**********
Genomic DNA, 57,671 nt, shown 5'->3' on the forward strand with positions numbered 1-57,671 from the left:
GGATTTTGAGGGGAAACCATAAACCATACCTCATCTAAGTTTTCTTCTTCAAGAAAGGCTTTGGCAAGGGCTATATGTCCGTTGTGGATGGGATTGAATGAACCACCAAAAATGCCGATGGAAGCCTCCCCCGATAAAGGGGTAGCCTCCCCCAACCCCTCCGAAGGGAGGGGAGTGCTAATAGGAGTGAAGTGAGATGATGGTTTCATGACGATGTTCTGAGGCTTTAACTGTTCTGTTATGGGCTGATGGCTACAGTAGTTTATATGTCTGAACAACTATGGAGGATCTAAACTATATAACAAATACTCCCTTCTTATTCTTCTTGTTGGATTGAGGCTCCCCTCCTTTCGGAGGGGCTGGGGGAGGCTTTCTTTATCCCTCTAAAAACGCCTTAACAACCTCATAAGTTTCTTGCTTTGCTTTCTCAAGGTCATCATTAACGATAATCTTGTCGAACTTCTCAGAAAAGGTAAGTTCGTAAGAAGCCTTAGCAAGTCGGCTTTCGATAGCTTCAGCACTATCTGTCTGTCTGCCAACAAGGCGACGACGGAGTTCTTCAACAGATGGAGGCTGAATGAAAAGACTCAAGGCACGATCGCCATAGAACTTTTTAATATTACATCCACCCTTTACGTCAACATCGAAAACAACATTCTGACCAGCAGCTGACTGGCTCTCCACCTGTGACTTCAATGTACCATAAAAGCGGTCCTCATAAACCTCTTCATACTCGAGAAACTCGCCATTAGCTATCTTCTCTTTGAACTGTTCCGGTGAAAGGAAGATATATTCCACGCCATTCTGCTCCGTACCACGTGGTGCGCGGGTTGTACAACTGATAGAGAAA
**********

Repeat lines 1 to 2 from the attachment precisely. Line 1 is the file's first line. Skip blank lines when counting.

Genomic DNA, 57,671 nt, shown 5'->3' on the forward strand with positions numbered 1-57,671 from the left:
GGATTTTGAGGGGAAACCATAAACCATACCTCATCTAAGTTTTCTTCTTCAAGAAAGGCTTTGGCAAGGGCTATATGTCCGTTGTGGATGGGATTGAATGAACCACCAAAAATGCCGATGGAAGCCTCCCCCGATAAAGGGGTAGCCTCCCCCAACCCCTCCGAAGGGAGGGGAGTGCTAATAGGAGTGAAGTGAGATGATGGTTTCATGACGATGTTCTGAGGCTTTAACTGTTCTGTTATGGGCTGATGGCTACAGTAGTTTATATGTCTGAACAACTATGGAGGATCTAAACTATATAACAAATACTCCCTTCTTATTCTTCTTGTTGGATTGAGGCTCCCCTCCTTTCGGAGGGGCTGGGGGAGGCTTTCTTTATCCCTCTAAAAACGCCTTAACAACCTCATAAGTTTCTTGCTTTGCTTTCTCAAGGTCATCATTAACGATAATCTTGTCGAACTTCTCAGAAAAGGTAAGTTCGTAAGAAGCCTTAGCAAGTCGGCTTTCGATAGCTTCAGCACTATCTGTCTGTCTGCCAACAAGGCGACGACGGAGTTCTTCAACAGATGGAGGCTGAATGAAAAGACTCAAGGCACGATCGCCATAGAACTTTTTAATATTACATCCACCCTTTACGTCAACATCGAAAACAACATTCTGACCAGCAGCTGACTGGCTCTCCACCTGTGACTTCAATGTACCATAAAAGCGGTCCTCATAAACCTCTTCATACTCGAGAAACTCGCCATTAGCTATCTTCTCTTTGAACTGTTCCGGTGAAAGGAAGATATATTCCACGCCATTCTGCTCCGTACCACGTGGTGCGCGGGTTGTACAACTGATAGAGAAA